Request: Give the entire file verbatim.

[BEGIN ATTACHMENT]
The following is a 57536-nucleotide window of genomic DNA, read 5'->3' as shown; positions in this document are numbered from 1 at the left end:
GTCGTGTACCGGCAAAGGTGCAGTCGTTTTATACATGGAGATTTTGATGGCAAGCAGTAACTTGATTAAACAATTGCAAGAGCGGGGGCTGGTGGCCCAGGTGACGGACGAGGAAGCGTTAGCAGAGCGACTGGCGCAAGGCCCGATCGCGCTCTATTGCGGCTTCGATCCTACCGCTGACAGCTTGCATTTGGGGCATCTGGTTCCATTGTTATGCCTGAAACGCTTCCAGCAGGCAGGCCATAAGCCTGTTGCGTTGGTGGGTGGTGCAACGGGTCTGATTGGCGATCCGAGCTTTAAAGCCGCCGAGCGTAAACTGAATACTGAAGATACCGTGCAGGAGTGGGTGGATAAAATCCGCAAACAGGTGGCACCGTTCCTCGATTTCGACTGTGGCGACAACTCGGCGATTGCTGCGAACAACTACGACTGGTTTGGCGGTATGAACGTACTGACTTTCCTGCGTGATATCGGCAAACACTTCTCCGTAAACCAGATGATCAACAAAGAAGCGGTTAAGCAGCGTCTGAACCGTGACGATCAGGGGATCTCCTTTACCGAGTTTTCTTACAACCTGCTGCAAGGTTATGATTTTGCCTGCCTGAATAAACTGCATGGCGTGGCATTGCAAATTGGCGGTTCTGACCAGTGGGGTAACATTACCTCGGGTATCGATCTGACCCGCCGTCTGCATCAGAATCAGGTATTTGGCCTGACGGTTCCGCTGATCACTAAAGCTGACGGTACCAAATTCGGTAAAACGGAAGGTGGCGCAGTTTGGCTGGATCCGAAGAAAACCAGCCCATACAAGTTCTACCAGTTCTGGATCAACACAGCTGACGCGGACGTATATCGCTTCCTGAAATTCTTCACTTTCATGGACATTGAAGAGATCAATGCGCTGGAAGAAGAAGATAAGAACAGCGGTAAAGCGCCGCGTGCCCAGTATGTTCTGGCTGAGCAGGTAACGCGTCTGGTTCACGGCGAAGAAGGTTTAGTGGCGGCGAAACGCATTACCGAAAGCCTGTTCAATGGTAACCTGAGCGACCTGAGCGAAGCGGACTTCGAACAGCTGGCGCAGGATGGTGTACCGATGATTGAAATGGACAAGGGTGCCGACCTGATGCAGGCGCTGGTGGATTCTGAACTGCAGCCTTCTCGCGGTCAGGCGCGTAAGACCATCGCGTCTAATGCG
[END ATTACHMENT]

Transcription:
The following is a 57536-nucleotide window of genomic DNA, read 5'->3' as shown; positions in this document are numbered from 1 at the left end:
GTCGTGTACCGGCAAAGGTGCAGTCGTTTTATACATGGAGATTTTGATGGCAAGCAGTAACTTGATTAAACAATTGCAAGAGCGGGGGCTGGTGGCCCAGGTGACGGACGAGGAAGCGTTAGCAGAGCGACTGGCGCAAGGCCCGATCGCGCTCTATTGCGGCTTCGATCCTACCGCTGACAGCTTGCATTTGGGGCATCTGGTTCCATTGTTATGCCTGAAACGCTTCCAGCAGGCAGGCCATAAGCCTGTTGCGTTGGTGGGTGGTGCAACGGGTCTGATTGGCGATCCGAGCTTTAAAGCCGCCGAGCGTAAACTGAATACTGAAGATACCGTGCAGGAGTGGGTGGATAAAATCCGCAAACAGGTGGCACCGTTCCTCGATTTCGACTGTGGCGACAACTCGGCGATTGCTGCGAACAACTACGACTGGTTTGGCGGTATGAACGTACTGACTTTCCTGCGTGATATCGGCAAACACTTCTCCGTAAACCAGATGATCAACAAAGAAGCGGTTAAGCAGCGTCTGAACCGTGACGATCAGGGGATCTCCTTTACCGAGTTTTCTTACAACCTGCTGCAAGGTTATGATTTTGCCTGCCTGAATAAACTGCATGGCGTGGCATTGCAAATTGGCGGTTCTGACCAGTGGGGTAACATTACCTCGGGTATCGATCTGACCCGCCGTCTGCATCAGAATCAGGTATTTGGCCTGACGGTTCCGCTGATCACTAAAGCTGACGGTACCAAATTCGGTAAAACGGAAGGTGGCGCAGTTTGGCTGGATCCGAAGAAAACCAGCCCATACAAGTTCTACCAGTTCTGGATCAACACAGCTGACGCGGACGTATATCGCTTCCTGAAATTCTTCACTTTCATGGACATTGAAGAGATCAATGCGCTGGAAGAAGAAGATAAGAACAGCGGTAAAGCGCCGCGTGCCCAGTATGTTCTGGCTGAGCAGGTAACGCGTCTGGTTCACGGCGAAGAAGGTTTAGTGGCGGCGAAACGCATTACCGAAAGCCTGTTCAATGGTAACCTGAGCGACCTGAGCGAAGCGGACTTCGAACAGCTGGCGCAGGATGGTGTACCGATGATTGAAATGGACAAGGGTGCCGACCTGATGCAGGCGCTGGTGGATTCTGAACTGCAGCCTTCTCGCGGTCAGGCGCGTAAGACCATCGCGTCTAATGCG